• Not Applicable
  • BACKGROUND OF THE INVENTION
  • 1. Field of the Invention
  • The present invention relates to a device and method for filling a syringe or hypodermic needle. More specifically, the invention allows for the filling of a syringe with one hand.
  • 2. Description of the Related Art
  • Many people receive liquid medicine by injection from a syringe or hypodermic needle. Use of a syringe or hypodermic needle to inject liquid medicine is well known in the medical arts. In many cases, people have to inject themselves, and some people have to inject themselves frequently, even multiple times per day. This is particularly true of diabetics, who have to give themselves frequent shots of insulin to maintain proper blood sugar levels. But it is also true of other people with other medical needs.
  • Use of syringes to inject medicine is well known in the art and is described here only to explain the use of the invention. Standard medicine bottles holding liquid medicine have a rubber membrane or Elastomeric seal at the top of the bottle, and medicine is removed from the bottle to inject into the patient by means of a syringe or hypodermic needle that is inserted into the medicine bottle through the Elastomeric seal. A syringe is made up of three parts: the barrel, the plunger and the needle. To remove liquid medicine with a syringe from a standard medicine bottle, the user will hold the bottle of medicine in one hand and the syringe in the other hand. The needle of the syringe will be stabbed into the top of the bottle through the Elastomeric seal, then the bottle and syringe are inverted, with the user holding the bottle in the palm of the hand while securing the syringe with the fingers of the same hand. The medicine is removed by pulling down on the plunger, away from the medicine bottle, with the other hand, which creates a vacuum inside the barrel of the syringe that pulls the medicine into the syringe.
  • Typically, the syringe is filled with more than the desired amount of medicine and the excess is squirted back into the medicine bottle by pushing the plunger. With the bottle inverted and the syringe held upright, any air will go to the top of the barrel of the syringe. This air is removed from the syringe by pressing the plunger. The process of filling a syringe can be easily mastered with two hands, but as can be appreciated, this process will be exceedingly difficult, if not impossible, to do with only one hand.
  • In many cases, the elderly and people with medical needs have limited mobility, limited dexterity, and limited use of hands or arms. This is particularly true of diabetics, who often have problems with manual dexterity as well as vision loss due to the effects of the disease, and occasionally lose use of an appendage due to the ravages of the disease. In some extreme cases arms and legs are amputated. But there are a variety of medical conditions, as well as birth defects and accidents that can limit the use of a hand or an arm. It is particularly difficult for a person with the use of only one hand or arm to prepare a hypodermic needle to inject themselves.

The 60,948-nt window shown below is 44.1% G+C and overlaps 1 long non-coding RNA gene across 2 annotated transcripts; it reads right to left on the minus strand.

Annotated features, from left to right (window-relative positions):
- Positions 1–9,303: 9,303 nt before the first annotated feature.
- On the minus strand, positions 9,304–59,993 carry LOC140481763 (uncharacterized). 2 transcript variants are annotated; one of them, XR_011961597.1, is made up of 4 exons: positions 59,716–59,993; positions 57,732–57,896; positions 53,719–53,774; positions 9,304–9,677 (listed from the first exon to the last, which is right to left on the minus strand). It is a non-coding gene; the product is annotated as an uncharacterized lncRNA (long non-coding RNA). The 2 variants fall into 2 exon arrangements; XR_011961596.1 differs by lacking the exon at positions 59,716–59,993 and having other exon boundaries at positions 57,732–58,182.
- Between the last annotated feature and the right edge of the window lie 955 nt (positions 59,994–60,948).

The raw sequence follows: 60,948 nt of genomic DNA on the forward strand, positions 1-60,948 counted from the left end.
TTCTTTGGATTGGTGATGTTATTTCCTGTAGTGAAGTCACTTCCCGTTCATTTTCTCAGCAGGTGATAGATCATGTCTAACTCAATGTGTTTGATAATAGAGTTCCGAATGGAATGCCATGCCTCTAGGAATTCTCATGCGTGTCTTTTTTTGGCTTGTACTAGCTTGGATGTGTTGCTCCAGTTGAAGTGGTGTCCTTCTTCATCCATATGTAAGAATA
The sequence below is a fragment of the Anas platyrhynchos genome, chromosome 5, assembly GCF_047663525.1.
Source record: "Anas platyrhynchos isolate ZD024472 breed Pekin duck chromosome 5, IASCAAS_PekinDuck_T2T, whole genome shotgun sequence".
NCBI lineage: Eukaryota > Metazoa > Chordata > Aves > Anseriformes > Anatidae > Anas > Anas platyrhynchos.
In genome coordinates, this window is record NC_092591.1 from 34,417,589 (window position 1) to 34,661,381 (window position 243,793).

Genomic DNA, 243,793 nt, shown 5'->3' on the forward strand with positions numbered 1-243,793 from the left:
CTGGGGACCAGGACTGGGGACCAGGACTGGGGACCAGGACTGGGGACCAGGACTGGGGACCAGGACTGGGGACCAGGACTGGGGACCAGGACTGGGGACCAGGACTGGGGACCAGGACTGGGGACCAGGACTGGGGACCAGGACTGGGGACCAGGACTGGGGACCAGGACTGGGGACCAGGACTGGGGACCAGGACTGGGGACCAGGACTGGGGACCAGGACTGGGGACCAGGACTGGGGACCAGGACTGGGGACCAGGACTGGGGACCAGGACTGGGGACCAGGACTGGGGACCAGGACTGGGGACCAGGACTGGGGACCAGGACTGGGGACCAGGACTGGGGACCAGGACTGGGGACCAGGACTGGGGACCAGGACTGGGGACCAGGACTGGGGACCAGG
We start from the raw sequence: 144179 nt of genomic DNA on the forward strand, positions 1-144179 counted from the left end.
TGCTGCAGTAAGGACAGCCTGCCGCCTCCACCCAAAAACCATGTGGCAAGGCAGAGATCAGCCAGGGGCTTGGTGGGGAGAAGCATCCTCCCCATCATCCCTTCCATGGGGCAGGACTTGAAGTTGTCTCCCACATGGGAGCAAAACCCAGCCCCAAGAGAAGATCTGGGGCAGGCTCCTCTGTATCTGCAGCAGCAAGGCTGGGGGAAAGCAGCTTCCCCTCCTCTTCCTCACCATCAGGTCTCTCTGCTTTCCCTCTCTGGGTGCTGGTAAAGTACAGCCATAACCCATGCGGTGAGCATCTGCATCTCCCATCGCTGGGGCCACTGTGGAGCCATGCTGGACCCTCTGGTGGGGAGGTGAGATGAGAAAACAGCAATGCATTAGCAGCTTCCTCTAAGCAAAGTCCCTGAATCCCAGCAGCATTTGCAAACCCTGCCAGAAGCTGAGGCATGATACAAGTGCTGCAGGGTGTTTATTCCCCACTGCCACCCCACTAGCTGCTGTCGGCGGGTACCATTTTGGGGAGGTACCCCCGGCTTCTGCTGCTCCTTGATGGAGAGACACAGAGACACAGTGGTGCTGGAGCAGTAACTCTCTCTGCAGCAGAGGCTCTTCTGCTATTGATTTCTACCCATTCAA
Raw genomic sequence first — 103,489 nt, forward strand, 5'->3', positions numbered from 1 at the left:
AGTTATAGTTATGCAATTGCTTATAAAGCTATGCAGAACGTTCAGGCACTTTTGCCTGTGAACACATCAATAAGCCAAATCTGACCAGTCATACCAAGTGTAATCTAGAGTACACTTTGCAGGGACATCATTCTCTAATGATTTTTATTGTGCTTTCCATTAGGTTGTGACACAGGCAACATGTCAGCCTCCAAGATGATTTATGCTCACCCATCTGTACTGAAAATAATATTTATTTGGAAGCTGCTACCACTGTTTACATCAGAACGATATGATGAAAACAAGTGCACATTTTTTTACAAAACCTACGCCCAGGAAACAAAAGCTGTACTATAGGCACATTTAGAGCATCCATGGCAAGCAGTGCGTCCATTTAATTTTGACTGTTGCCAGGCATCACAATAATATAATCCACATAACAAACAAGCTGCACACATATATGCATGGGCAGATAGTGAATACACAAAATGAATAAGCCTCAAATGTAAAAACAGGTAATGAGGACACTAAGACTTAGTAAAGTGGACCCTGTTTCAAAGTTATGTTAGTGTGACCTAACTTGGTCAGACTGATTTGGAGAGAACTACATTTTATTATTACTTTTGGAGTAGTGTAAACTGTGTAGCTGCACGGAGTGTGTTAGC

• There is a need, therefore, for a device that allows a person to prepare and fill a syringe or prepare a hypodermic needle with the use of one hand.
  • BRIEF SUMMARY OF THE INVENTION
  • The invention relates to a device and method for filling a syringe or hypodermic needle. The device includes a flat hand for holding a medicine bottle, a syringe holder with a curved finger for holding a syringe, a mounted post for securing the device and a swivel arm mounted to the post which holds the flat hand, wherein the swivel arm allows the user to invert the flat hand and the medicine bottle secured therein, and draw medicine from the medicine bottle into the syringe.
  • The invention also includes a base for setting the device on a horizontal surface, and a bottle recess with set screw within the flat hand for securing the medicine bottle into the flat hand. Additionally, the invention contains a hinge that allows the swivel arm to rotate on the post, and a spring plunger and series of detents to lock the swivel arm in place for securing the medicine bottle and in place for withdrawing the medicine from the bottle by means of a syringe.
  • These and other aspects, features and advantages of the present invention will become apparent from the following detailed description taken in conjunction with the accompanying drawings.
  • BRIEF DESCRIPTION OF THE SEVERAL VIEWS OF THE DRAWINGS
  • FIG. 1 is an elevation view of the front of the invention.
  • FIG. 2 is a detailed plan view of the flat hand element of the invention.
  • FIG. 3 is a detailed elevation view of the flat hand element of the invention.
  • FIG. 4 is a detailed plan view of the flat hand with bottle and syringe.
  • FIG. 5 is a detailed elevation view of the syringe holder with bottle and syringe.
  • FIG. 6 is a perspective view of the invention.
  • DETAILED DESCRIPTION OF THE INVENTION
  • Detailed embodiments of the present invention are disclosed herein. It is to be understood, however, that the disclosed embodiments are merely exemplary of the invention and that the invention may be embodied in various and alternative forms. Therefore, specified structural and functional details disclosed herein are not to be interpreted as limitations, but merely as a basis for the claims and as a representative basis for teaching one skilled in the art to variously employ the present invention.